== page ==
The point is, recently, highly politicized activists had a giant pool of ready—and in some cases even eager—young people to recruit help from. That advantage that we once had is missing now. Nothing quite like what propelled resistance then exists now. First, there is no outraged shock and horror at revelation. There is not a naiveté to offend. That simply can’t happen anymore. Everything bad is expected, and worse. So nothing is revealed. Second, also missing is any prospect of really easy sustainable organizing. Alienation at ticky tacky prospects, coupled to music becoming incendiary, coupled to people having a lot of time on their hands, created a ready army of potential partners, back when, but that is in the past.
So we have to face the hard truth—for Hope to surface beyond nooks and crannies, and to become intense and solid—will take hard work. First, break passivity in oneself. Second, break passivity in others. Become goal seeking. Maintain ourselves against the grain of every self oriented collectivity denying pressure around us, not only from the mainstream, but even from most of so-called alternative culture. And then, finally, move past passivity to galvanize passionate positive desire. Move past wild negative anger to share unswerving positive vision. Seek gains now, over and over, conceived to lead to more gains later, until we achieve our vision.
In bad economic times, it is hard to break from financial accounting practices. In self-centered harping/whining times, it is hard to consider wider aims and implications. Without breaking from financial accounting practices and without considering wider aims and implications, however, we can’t sustain ourselves to tirelessly seek better. When one doubts that anyone else will ever do anything lasting, it is hard to motivate oneself to do something lasting. Yet without achieving lasting commitments, there is nothing. Make struggle last: tenacious, tireless, continuous.
But, wait, maybe I am being just a little too hard on my own generation. Think back again, not to 1968, but earlier, to 1962, say. What became the full blown Sixties just a few years later had its foundations laid then—and earlier, too. And who did that? Lonely people who risked their friendships, their family ties, their future, and even their health and safety. Lonely people who dissented when dissent was simply unheard of.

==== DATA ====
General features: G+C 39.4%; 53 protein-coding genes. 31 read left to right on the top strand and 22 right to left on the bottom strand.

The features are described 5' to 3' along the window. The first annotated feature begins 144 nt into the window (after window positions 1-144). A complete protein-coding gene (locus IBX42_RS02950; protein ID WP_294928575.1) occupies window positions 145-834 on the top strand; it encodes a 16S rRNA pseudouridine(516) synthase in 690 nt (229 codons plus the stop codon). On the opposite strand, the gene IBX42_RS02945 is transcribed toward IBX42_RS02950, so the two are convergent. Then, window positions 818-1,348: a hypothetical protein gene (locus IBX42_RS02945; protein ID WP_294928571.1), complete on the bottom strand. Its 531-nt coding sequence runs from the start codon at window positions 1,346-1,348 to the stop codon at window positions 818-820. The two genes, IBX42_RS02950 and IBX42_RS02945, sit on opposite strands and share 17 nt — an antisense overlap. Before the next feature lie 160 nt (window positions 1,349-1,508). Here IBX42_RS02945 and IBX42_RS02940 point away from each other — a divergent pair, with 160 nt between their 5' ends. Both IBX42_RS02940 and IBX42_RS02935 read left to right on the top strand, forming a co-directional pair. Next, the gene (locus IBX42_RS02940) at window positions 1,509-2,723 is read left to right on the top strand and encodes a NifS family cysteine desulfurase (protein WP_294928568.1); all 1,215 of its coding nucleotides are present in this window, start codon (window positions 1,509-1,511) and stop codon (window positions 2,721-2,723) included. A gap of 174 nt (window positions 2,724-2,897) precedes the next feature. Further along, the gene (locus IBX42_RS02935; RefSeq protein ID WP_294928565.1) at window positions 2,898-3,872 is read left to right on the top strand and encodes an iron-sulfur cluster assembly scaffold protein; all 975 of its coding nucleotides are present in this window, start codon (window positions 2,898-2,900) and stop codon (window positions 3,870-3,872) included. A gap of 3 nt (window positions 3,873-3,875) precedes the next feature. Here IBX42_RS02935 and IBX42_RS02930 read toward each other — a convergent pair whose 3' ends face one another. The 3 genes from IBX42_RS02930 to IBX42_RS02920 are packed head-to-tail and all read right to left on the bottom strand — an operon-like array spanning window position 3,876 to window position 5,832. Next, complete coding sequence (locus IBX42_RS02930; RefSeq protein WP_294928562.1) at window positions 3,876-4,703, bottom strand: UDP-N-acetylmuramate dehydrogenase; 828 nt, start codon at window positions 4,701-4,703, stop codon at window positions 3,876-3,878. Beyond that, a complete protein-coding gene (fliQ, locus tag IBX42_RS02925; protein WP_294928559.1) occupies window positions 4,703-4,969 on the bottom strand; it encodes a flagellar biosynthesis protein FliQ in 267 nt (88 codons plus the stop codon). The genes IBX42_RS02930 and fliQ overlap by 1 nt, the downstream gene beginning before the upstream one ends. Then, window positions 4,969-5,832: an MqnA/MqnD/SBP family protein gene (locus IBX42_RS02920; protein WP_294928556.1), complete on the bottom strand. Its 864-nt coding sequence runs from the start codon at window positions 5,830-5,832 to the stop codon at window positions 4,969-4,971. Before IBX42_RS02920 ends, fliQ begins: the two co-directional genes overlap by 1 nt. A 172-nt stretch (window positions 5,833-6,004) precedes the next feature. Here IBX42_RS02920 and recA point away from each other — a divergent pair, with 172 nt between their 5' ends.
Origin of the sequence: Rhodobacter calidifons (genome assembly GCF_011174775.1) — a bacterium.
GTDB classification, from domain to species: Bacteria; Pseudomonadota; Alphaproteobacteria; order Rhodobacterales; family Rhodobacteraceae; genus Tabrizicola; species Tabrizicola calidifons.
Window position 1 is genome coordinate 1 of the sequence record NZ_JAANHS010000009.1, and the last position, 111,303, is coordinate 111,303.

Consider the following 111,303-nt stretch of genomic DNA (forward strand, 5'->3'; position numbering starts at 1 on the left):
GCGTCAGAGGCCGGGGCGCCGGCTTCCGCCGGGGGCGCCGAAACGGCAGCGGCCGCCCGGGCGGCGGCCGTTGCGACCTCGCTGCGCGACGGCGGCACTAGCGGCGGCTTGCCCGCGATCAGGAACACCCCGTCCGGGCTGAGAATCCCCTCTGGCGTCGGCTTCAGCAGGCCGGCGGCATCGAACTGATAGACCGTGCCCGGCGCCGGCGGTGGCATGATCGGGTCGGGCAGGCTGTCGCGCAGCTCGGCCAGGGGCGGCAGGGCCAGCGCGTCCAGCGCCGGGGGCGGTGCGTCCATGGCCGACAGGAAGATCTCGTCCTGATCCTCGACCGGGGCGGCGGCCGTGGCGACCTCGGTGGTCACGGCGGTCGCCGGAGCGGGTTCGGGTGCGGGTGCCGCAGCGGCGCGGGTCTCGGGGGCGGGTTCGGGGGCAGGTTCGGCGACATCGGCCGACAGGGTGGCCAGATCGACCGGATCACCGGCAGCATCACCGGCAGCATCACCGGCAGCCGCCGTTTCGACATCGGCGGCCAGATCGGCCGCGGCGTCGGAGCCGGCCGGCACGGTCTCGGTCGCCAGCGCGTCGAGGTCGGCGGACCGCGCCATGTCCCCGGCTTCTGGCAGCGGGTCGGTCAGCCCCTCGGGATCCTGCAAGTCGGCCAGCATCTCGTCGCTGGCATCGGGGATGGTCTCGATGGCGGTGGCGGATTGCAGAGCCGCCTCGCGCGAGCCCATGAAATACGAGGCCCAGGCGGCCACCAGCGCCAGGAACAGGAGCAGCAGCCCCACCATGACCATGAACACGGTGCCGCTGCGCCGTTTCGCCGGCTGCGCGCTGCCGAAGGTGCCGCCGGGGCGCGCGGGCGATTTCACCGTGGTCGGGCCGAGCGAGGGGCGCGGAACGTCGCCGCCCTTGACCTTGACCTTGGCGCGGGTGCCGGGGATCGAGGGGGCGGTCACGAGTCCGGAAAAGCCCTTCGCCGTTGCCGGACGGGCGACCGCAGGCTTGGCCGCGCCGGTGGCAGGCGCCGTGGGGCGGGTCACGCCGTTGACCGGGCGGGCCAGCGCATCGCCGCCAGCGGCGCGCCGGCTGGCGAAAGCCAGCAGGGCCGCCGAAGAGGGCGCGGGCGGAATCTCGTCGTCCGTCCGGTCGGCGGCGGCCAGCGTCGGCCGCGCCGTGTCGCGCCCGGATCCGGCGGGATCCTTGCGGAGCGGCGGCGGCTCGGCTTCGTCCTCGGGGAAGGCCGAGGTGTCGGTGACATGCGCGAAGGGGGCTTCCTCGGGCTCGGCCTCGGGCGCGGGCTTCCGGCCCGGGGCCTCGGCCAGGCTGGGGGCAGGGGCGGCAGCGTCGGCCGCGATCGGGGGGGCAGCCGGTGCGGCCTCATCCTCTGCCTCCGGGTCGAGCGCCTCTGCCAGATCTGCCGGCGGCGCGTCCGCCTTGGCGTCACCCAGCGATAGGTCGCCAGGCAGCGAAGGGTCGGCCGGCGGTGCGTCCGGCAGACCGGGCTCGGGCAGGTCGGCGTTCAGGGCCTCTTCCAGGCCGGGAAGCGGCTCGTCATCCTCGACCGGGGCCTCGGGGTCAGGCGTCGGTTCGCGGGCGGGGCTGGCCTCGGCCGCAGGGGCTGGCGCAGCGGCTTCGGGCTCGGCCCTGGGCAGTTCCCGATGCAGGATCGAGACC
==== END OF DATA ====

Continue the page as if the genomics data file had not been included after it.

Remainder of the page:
So, it is certainly harder now, in some ways, but it is also easier in other ways. There was no digital megaphone with which to reach large audiences then. At the outset, look at all the lonely people. Then some resisted. Some persisted. Some burned or sold out—but first all woke up. Maybe that is the real analogy to now. We need to wake up, not as in those past times to escape utter ignorance and attain anger—but in these current times to escape lethargic defeatism and attain vision-fueled desire.
But, hell, you are too negative, some may reply. Weren’t Occupy, and Me Too, and Black Lives Matter huge? Yes, they certainly were, and that’s partly a reflection of the easier aspect. People’s underlying cynicism about contemporary relations—and anger at contemporary crimes—provided a substrate and modern internet tools provided quick communications. So we had massive surges, seemingly arising on the spot. And that kind of surge will happen again. But the issue we now face isn’t to have a one- or two-year surge that devolves over the long haul. The issue we now face is having a surge able to construct lasting movements, lasting organization, lasting vehicles of outreach, and able to construct carefully conceived and truly inspiring examples and messages.
Can Hope do that? If we are talking possibility—the biology and even the physics of it—of course Hope can do that. But will Hope do that? I don’t know. It will be a matter of will, psychology, and personality. It will require the courage to be different not only in values, but also in actions, and not so much in the exciting visible aspects—easy to jump on that—but in face-to-face organizing aspects and in reaching out to those who disagree with aspects, and not so much in the celebratory aspects, as in the learning and teaching aspects.
Is it already starting to happen in labor organizing, reproductive rights organizing, anti racist organizing, anti-fascist organizing, and ecological organizing, each and all clearly on the rise? I think maybe it is.
What we can certainly now say is that this time around it is not sufficient that the young rebel because folks are suffering immensely—as occurred in the Sixties—but the world needs the young to rebel this time out of positive desire and because there just aren’t going to be any more chances. Hope comes through now, or we all watch a horrendous planet wide debacle unfold.
So, Dear Hope, what’s next?